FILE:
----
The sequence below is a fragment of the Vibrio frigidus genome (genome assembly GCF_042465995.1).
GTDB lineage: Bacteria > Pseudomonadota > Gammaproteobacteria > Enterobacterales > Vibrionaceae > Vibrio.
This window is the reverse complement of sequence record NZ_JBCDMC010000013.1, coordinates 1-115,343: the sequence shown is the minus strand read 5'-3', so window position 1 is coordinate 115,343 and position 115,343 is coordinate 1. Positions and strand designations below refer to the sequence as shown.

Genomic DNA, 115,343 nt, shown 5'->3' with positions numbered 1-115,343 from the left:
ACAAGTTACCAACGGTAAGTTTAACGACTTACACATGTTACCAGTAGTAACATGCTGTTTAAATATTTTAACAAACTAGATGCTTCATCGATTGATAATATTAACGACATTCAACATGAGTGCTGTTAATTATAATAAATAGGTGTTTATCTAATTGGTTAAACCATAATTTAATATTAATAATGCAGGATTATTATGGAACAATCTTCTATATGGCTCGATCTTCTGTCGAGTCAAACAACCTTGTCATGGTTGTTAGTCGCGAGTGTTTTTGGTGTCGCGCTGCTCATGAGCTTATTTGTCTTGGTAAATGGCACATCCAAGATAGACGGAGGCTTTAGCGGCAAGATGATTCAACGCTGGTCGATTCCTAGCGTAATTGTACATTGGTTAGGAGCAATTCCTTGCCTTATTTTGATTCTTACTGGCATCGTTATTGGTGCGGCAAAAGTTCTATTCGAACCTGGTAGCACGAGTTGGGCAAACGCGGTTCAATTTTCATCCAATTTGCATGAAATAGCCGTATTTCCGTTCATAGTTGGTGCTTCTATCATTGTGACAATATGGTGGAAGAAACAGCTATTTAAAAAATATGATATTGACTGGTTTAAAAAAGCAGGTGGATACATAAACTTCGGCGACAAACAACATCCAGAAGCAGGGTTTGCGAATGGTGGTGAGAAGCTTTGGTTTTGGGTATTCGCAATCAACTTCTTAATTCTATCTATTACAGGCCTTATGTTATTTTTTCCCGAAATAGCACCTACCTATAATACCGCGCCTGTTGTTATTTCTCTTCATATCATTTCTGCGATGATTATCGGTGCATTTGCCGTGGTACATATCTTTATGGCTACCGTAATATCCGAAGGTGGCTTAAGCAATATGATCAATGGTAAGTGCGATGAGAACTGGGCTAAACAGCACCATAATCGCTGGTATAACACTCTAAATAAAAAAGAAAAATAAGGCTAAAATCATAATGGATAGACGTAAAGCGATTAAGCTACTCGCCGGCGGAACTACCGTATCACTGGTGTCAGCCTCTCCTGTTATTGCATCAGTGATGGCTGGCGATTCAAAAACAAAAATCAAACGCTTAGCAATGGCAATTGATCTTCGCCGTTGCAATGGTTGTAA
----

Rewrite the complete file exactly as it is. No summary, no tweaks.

The sequence below is a fragment of the Vibrio frigidus genome (genome assembly GCF_042465995.1).
GTDB lineage: Bacteria > Pseudomonadota > Gammaproteobacteria > Enterobacterales > Vibrionaceae > Vibrio.
This window is the reverse complement of sequence record NZ_JBCDMC010000013.1, coordinates 1-115,343: the sequence shown is the minus strand read 5'-3', so window position 1 is coordinate 115,343 and position 115,343 is coordinate 1. Positions and strand designations below refer to the sequence as shown.

Genomic DNA, 115,343 nt, shown 5'->3' with positions numbered 1-115,343 from the left:
ACAAGTTACCAACGGTAAGTTTAACGACTTACACATGTTACCAGTAGTAACATGCTGTTTAAATATTTTAACAAACTAGATGCTTCATCGATTGATAATATTAACGACATTCAACATGAGTGCTGTTAATTATAATAAATAGGTGTTTATCTAATTGGTTAAACCATAATTTAATATTAATAATGCAGGATTATTATGGAACAATCTTCTATATGGCTCGATCTTCTGTCGAGTCAAACAACCTTGTCATGGTTGTTAGTCGCGAGTGTTTTTGGTGTCGCGCTGCTCATGAGCTTATTTGTCTTGGTAAATGGCACATCCAAGATAGACGGAGGCTTTAGCGGCAAGATGATTCAACGCTGGTCGATTCCTAGCGTAATTGTACATTGGTTAGGAGCAATTCCTTGCCTTATTTTGATTCTTACTGGCATCGTTATTGGTGCGGCAAAAGTTCTATTCGAACCTGGTAGCACGAGTTGGGCAAACGCGGTTCAATTTTCATCCAATTTGCATGAAATAGCCGTATTTCCGTTCATAGTTGGTGCTTCTATCATTGTGACAATATGGTGGAAGAAACAGCTATTTAAAAAATATGATATTGACTGGTTTAAAAAAGCAGGTGGATACATAAACTTCGGCGACAAACAACATCCAGAAGCAGGGTTTGCGAATGGTGGTGAGAAGCTTTGGTTTTGGGTATTCGCAATCAACTTCTTAATTCTATCTATTACAGGCCTTATGTTATTTTTTCCCGAAATAGCACCTACCTATAATACCGCGCCTGTTGTTATTTCTCTTCATATCATTTCTGCGATGATTATCGGTGCATTTGCCGTGGTACATATCTTTATGGCTACCGTAATATCCGAAGGTGGCTTAAGCAATATGATCAATGGTAAGTGCGATGAGAACTGGGCTAAACAGCACCATAATCGCTGGTATAACACTCTAAATAAAAAAGAAAAATAAGGCTAAAATCATAATGGATAGACGTAAAGCGATTAAGCTACTCGCCGGCGGAACTACCGTATCACTGGTGTCAGCCTCTCCTGTTATTGCATCAGTGATGGCTGGCGATTCAAAAACAAAAATCAAACGCTTAGCAATGGCAATTGATCTTCGCCGTTGCAATGGTTGTAA